By now, the philosophies of Total Quality Management have had an impact on every aspect of American industrial life. The trail-blazing work of Deming, Juran, and Crosby, first implemented in Japan, has 're-migrated' across the Pacific and now plays a growing role in America's management culture. While initially considered suited only for a manufacturing environment, TQM has moved rapidly into the 'service' areas of offices, sales forces, and even fast-food restaurants. The next logical step has also been taken - TQM has found its way into virtually all departments of the Federal Government, including NASA. Because of this widespread success, it seems fair to ask whether this new discipline is directly applicable to the profession of spacecraft operations. The results of quality emphasis on OAO Corporation's contract at JPL provide strong support for Total Quality Management as a useful tool in spacecraft operations.

  12. The application of total quality management principles to spacecraft mission operations

    Science.gov (United States)

    Sweetin, Maury

    1993-01-01

    By now, the philosophies of Total Quality Management have had an impact on every aspect of American industrial life. The trail-blazing work of Deming, Juran, and Crosby, first implemented in Japan, has 're-migrated' across the Pacific and now plays a growing role in America's management culture. While initially considered suited only for a manufacturing environment, TQM has moved rapidly into the 'service' areas of offices, sales forces, and even fast-food restaurants. The next logical step has also been taken - TQM has found its way into virtually all departments of the Federal Government, including NASA. Because of this widespread success, it seems fair to ask whether this new discipline is directly applicable to the profession of spacecraft operations. The results of quality emphasis on OAO Corporation's contract at JPL provide strong support for Total Quality Management as a useful tool in spacecraft operations.

  13. Marshall Space Flight Center's Tower Vector Magnetograph: Upgrades, Hardware, and Operations for the HESSI Mission

    Science.gov (United States)

    Adams, M. L.; Hagyard, M. J.; West, E. A.; Smith, J. E.; Whitaker, Ann F. (Technical Monitor)

    2001-01-01

    The Marshall Space Flight Center's (MSFC) solar group announces the successful upgrade of our tower vector magnetograph. In operation since 1973, the last major alterations to the system (which includes telescope, filter, polarizing optics, camera, and data acquisition computer) were made in 1982, when we upgraded from an SEC Vidicon camera to a CCD. In 1985, other changes were made which increased the field-of-view from 5 x 5 arc min (2.4 arc sec per pixel) to 6 x 6 arc min with a resolution of 2.81 arc sec. In 1989, the Apollo Telescope Mount H-alpha telescope was coaligned with the optics of the magnetograph. The most recent upgrades (year 2000), funded to support the High Energy Solar Spectroscopic Imager (HESSI) mission, have resulted in a pixel size of 0.64 arc sec over a 7 x 5.2 arc min field-of-view (binning 1x1). This poster describes the physical characteristics of the new system and compares spatial resolution, timing, and versatility with the old system. Finally, we provide a description of our Internet web site, which includes images of our most recent observations, and links to our data archives, as well as the history of magnetography at MSFC and education outreach pages.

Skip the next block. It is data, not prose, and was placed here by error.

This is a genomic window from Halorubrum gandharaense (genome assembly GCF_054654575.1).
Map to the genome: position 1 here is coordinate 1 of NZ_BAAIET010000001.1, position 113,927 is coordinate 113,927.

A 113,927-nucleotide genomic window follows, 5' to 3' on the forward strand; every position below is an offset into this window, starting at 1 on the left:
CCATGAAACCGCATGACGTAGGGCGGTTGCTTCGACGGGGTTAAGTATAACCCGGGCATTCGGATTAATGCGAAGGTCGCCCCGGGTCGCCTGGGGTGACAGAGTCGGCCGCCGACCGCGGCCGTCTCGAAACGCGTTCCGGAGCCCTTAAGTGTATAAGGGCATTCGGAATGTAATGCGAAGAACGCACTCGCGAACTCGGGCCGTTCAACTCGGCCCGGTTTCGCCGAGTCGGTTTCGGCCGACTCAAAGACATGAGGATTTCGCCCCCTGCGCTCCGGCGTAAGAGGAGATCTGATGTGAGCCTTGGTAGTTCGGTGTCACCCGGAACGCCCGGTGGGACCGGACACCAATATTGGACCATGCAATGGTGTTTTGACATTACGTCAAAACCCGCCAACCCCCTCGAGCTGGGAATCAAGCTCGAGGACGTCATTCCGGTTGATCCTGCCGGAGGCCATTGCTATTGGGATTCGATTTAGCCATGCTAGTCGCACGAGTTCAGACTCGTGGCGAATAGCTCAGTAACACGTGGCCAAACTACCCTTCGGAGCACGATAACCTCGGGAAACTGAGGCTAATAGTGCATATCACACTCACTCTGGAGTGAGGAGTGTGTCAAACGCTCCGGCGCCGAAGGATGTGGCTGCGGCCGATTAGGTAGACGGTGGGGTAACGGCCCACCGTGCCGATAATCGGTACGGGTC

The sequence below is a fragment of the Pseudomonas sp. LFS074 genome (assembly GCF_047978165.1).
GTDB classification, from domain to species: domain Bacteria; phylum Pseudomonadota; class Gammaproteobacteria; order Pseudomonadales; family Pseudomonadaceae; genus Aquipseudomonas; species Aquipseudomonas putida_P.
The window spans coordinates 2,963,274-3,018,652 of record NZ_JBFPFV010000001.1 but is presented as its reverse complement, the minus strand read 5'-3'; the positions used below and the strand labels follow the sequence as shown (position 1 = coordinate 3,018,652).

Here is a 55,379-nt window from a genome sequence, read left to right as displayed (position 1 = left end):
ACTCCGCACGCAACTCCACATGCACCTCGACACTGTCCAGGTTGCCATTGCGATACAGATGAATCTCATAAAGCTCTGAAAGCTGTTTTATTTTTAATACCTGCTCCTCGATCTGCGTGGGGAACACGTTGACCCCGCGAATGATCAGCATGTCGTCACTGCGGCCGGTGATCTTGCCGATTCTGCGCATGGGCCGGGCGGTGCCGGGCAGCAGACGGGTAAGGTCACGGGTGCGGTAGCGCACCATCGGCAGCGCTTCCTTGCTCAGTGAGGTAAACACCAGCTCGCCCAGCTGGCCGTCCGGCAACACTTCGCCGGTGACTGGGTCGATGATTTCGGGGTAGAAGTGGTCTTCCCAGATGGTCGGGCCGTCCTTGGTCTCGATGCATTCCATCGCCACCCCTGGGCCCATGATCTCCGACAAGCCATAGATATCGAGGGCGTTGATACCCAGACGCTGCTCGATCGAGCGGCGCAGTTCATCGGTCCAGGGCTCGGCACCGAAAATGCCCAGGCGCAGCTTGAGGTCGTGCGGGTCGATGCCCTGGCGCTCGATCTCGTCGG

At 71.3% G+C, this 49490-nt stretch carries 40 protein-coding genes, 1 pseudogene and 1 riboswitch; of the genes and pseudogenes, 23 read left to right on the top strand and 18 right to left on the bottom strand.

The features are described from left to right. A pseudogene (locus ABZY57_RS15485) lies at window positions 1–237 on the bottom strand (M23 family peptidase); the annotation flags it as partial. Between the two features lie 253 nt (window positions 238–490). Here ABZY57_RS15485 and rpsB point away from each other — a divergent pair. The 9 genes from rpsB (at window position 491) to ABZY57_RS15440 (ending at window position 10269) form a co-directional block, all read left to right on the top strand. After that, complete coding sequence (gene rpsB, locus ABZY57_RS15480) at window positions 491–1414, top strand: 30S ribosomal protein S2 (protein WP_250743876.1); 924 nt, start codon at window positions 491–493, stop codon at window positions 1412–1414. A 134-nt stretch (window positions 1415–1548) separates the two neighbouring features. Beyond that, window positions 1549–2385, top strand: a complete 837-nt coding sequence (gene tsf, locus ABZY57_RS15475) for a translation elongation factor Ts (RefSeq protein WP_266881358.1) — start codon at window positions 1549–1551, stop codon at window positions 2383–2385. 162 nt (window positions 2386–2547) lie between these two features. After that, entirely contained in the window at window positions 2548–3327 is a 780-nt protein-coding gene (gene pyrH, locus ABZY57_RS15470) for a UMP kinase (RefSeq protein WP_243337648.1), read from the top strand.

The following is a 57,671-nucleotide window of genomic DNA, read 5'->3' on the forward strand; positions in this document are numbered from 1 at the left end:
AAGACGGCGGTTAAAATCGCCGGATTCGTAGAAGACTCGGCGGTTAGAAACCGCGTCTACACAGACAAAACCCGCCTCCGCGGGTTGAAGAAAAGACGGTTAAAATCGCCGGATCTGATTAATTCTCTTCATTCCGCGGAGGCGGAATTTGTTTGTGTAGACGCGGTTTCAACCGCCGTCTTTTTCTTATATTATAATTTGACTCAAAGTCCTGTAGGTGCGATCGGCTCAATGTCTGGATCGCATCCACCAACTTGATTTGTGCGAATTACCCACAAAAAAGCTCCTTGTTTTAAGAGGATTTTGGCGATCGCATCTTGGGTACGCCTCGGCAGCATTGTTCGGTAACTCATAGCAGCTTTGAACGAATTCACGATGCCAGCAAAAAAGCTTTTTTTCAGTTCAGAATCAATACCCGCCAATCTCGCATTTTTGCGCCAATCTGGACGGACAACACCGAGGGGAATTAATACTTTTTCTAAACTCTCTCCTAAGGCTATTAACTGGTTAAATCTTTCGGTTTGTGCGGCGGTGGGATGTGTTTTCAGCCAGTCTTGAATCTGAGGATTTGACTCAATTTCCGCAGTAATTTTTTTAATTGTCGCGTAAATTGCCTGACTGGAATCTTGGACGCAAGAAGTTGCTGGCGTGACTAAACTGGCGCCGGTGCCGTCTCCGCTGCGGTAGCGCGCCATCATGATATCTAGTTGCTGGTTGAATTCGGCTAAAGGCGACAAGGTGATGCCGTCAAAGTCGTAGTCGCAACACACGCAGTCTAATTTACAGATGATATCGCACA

14. The Operation Consequence of Nuclear Energy to Environment

    International Nuclear Information System (INIS)

    Suhariyono, Gatot; Sutarman

    2003-01-01

    Objective of the paper is to give information the operation consequence of nuclear energy to environment, so that expected as organizer of PLTN can anticipate or depress as minimum as possible radiology impact to the radiation workers and society in general, and also socialization that operation of nuclear energy do not give the negative impact, if conducted its control to environment seriously. Parts of which it is important to know from this paper are : one. Estimate of equivalent dose of collective effective in a normal condition is the operation cycle for nuclear energy at worker and local or regional resident 10, 100 or 10.000 next years. 2. Equivalent dose of global collective effective is for various the radiation sources. 3. Estimate of dose per cap ut annual of nuclear electric power until year 2500. 4. Aspect of non-radiology is to cooler system, usage of farm, dismissal of chemistry, advantage of hot water waste, its effect to fish, benthos, plankton, vegetation, animal and preparation of nuclear emergency

  15. Mission Control Operations: Employing a New High Performance Design for Communications Links Supporting Exploration Programs

    Science.gov (United States)

    Jackson, Dan E., Jr.

    2015-01-01